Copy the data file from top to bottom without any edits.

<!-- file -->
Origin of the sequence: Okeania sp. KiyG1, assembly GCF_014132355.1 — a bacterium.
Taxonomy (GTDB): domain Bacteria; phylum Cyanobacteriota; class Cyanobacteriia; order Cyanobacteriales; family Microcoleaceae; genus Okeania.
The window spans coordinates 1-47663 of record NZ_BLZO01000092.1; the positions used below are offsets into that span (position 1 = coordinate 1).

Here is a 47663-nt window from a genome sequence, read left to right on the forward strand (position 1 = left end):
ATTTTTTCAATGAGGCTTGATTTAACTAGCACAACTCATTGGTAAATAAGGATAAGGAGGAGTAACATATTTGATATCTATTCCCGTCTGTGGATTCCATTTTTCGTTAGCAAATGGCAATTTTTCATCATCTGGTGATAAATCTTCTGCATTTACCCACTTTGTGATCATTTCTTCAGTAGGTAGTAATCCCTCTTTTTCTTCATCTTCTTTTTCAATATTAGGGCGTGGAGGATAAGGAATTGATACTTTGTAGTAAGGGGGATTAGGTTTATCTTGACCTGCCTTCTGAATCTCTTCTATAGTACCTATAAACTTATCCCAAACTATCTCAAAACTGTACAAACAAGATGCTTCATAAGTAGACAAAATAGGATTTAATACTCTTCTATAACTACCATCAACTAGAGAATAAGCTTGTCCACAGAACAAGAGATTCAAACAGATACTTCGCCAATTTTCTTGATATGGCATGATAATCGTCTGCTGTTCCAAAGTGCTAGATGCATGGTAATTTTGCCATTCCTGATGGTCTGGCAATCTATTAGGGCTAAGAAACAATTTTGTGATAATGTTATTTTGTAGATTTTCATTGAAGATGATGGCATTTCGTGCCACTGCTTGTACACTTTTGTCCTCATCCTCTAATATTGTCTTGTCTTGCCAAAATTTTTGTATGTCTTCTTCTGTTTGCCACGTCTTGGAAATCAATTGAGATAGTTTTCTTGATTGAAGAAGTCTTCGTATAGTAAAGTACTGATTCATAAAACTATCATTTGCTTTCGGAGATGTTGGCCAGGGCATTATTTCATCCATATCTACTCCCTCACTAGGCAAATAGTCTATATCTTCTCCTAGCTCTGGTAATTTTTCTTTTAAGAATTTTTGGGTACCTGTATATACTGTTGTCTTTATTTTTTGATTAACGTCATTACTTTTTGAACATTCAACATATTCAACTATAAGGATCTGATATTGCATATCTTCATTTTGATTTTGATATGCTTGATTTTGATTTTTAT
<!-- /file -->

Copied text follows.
Origin of the sequence: Okeania sp. KiyG1, assembly GCF_014132355.1 — a bacterium.
Taxonomy (GTDB): domain Bacteria; phylum Cyanobacteriota; class Cyanobacteriia; order Cyanobacteriales; family Microcoleaceae; genus Okeania.
The window spans coordinates 1-47663 of record NZ_BLZO01000092.1; the positions used below are offsets into that span (position 1 = coordinate 1).

Here is a 47663-nt window from a genome sequence, read left to right on the forward strand (position 1 = left end):
ATTTTTTCAATGAGGCTTGATTTAACTAGCACAACTCATTGGTAAATAAGGATAAGGAGGAGTAACATATTTGATATCTATTCCCGTCTGTGGATTCCATTTTTCGTTAGCAAATGGCAATTTTTCATCATCTGGTGATAAATCTTCTGCATTTACCCACTTTGTGATCATTTCTTCAGTAGGTAGTAATCCCTCTTTTTCTTCATCTTCTTTTTCAATATTAGGGCGTGGAGGATAAGGAATTGATACTTTGTAGTAAGGGGGATTAGGTTTATCTTGACCTGCCTTCTGAATCTCTTCTATAGTACCTATAAACTTATCCCAAACTATCTCAAAACTGTACAAACAAGATGCTTCATAAGTAGACAAAATAGGATTTAATACTCTTCTATAACTACCATCAACTAGAGAATAAGCTTGTCCACAGAACAAGAGATTCAAACAGATACTTCGCCAATTTTCTTGATATGGCATGATAATCGTCTGCTGTTCCAAAGTGCTAGATGCATGGTAATTTTGCCATTCCTGATGGTCTGGCAATCTATTAGGGCTAAGAAACAATTTTGTGATAATGTTATTTTGTAGATTTTCATTGAAGATGATGGCATTTCGTGCCACTGCTTGTACACTTTTGTCCTCATCCTCTAATATTGTCTTGTCTTGCCAAAATTTTTGTATGTCTTCTTCTGTTTGCCACGTCTTGGAAATCAATTGAGATAGTTTTCTTGATTGAAGAAGTCTTCGTATAGTAAAGTACTGATTCATAAAACTATCATTTGCTTTCGGAGATGTTGGCCAGGGCATTATTTCATCCATATCTACTCCCTCACTAGGCAAATAGTCTATATCTTCTCCTAGCTCTGGTAATTTTTCTTTTAAGAATTTTTGGGTACCTGTATATACTGTTGTCTTTATTTTTTGATTAACGTCATTACTTTTTGAACATTCAACATATTCAACTATAAGGATCTGATATTGCATATCTTCATTTTGATTTTGATATGCTTGATTTTGATTTTTAT